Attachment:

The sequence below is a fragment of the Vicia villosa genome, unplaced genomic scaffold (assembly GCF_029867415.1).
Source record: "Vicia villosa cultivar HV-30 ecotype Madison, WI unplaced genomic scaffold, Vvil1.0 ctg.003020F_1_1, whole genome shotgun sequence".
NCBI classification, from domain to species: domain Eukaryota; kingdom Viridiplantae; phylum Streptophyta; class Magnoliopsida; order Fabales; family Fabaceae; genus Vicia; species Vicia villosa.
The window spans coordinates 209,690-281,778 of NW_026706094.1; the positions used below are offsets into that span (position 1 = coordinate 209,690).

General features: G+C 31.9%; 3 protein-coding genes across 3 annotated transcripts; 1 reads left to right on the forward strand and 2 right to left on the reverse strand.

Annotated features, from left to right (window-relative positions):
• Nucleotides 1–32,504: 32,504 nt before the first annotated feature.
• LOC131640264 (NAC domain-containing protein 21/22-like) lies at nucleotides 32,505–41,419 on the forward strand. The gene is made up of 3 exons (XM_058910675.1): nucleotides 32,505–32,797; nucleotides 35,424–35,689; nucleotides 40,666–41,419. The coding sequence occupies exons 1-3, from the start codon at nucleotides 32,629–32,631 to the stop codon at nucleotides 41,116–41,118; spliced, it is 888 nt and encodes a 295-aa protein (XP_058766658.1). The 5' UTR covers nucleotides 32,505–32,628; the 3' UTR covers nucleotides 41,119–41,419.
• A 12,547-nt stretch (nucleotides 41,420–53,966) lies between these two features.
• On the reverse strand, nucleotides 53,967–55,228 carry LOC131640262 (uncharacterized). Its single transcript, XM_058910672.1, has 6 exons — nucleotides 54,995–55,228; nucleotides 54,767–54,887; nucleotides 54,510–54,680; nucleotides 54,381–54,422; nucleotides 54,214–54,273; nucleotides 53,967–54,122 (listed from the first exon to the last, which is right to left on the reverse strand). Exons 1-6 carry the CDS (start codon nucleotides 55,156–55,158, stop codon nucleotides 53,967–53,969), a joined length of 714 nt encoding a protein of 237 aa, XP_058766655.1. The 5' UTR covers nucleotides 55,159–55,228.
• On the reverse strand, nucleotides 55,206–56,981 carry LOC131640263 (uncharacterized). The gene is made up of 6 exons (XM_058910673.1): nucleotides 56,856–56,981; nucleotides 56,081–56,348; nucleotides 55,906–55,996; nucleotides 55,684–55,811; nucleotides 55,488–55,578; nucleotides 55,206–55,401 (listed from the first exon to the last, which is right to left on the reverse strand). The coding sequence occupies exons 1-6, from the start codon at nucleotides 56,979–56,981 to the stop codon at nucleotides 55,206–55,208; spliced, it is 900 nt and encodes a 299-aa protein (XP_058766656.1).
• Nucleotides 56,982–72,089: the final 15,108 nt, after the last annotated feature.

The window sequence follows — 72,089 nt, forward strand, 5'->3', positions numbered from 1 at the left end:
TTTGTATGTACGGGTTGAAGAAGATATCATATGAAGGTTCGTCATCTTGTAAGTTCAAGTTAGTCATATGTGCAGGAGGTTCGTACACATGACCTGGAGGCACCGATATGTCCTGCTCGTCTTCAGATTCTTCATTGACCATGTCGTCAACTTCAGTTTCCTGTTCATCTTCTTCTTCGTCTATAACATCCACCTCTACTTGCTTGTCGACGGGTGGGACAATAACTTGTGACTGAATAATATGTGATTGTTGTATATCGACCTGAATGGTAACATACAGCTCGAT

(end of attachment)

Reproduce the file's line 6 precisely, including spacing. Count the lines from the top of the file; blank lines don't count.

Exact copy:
Annotated features, from left to right (window-relative positions):